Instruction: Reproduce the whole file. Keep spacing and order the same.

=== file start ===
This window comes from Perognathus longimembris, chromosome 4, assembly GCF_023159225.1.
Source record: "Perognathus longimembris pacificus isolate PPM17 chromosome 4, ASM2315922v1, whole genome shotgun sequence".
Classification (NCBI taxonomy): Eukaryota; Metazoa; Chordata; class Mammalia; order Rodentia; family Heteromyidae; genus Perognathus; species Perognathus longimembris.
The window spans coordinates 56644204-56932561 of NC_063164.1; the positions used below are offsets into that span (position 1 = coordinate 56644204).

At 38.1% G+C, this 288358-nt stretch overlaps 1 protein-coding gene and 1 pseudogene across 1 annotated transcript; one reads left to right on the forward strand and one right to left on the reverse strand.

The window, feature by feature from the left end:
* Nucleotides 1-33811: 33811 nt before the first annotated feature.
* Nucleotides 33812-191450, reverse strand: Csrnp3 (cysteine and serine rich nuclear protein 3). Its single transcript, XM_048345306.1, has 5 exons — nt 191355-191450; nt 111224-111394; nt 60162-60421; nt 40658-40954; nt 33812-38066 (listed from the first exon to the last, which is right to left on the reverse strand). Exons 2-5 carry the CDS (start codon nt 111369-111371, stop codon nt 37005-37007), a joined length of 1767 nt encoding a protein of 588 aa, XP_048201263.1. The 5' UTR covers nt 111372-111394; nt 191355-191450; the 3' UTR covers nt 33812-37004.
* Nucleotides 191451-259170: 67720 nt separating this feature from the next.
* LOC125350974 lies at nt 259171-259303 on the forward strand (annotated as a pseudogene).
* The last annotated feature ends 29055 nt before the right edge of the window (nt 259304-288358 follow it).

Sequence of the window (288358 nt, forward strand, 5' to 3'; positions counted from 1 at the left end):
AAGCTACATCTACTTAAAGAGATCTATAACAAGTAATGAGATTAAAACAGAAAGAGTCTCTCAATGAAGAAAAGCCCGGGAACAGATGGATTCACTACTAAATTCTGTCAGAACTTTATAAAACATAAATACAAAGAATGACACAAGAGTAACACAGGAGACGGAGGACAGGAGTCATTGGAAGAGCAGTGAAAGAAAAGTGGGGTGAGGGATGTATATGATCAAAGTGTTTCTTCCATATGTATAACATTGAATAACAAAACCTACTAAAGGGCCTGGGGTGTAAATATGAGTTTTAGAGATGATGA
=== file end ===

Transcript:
This window comes from Perognathus longimembris, chromosome 4, assembly GCF_023159225.1.
Source record: "Perognathus longimembris pacificus isolate PPM17 chromosome 4, ASM2315922v1, whole genome shotgun sequence".
Classification (NCBI taxonomy): Eukaryota; Metazoa; Chordata; class Mammalia; order Rodentia; family Heteromyidae; genus Perognathus; species Perognathus longimembris.
The window spans coordinates 56644204-56932561 of NC_063164.1; the positions used below are offsets into that span (position 1 = coordinate 56644204).

At 38.1% G+C, this 288358-nt stretch overlaps 1 protein-coding gene and 1 pseudogene across 1 annotated transcript; one reads left to right on the forward strand and one right to left on the reverse strand.

The window, feature by feature from the left end:
* Nucleotides 1-33811: 33811 nt before the first annotated feature.
* Nucleotides 33812-191450, reverse strand: Csrnp3 (cysteine and serine rich nuclear protein 3). Its single transcript, XM_048345306.1, has 5 exons — nt 191355-191450; nt 111224-111394; nt 60162-60421; nt 40658-40954; nt 33812-38066 (listed from the first exon to the last, which is right to left on the reverse strand). Exons 2-5 carry the CDS (start codon nt 111369-111371, stop codon nt 37005-37007), a joined length of 1767 nt encoding a protein of 588 aa, XP_048201263.1. The 5' UTR covers nt 111372-111394; nt 191355-191450; the 3' UTR covers nt 33812-37004.
* Nucleotides 191451-259170: 67720 nt separating this feature from the next.
* LOC125350974 lies at nt 259171-259303 on the forward strand (annotated as a pseudogene).
* The last annotated feature ends 29055 nt before the right edge of the window (nt 259304-288358 follow it).

Sequence of the window (288358 nt, forward strand, 5' to 3'; positions counted from 1 at the left end):
AAGCTACATCTACTTAAAGAGATCTATAACAAGTAATGAGATTAAAACAGAAAGAGTCTCTCAATGAAGAAAAGCCCGGGAACAGATGGATTCACTACTAAATTCTGTCAGAACTTTATAAAACATAAATACAAAGAATGACACAAGAGTAACACAGGAGACGGAGGACAGGAGTCATTGGAAGAGCAGTGAAAGAAAAGTGGGGTGAGGGATGTATATGATCAAAGTGTTTCTTCCATATGTATAACATTGAATAACAAAACCTACTAAAGGGCCTGGGGTGTAAATATGAGTTTTAGAGATGATGA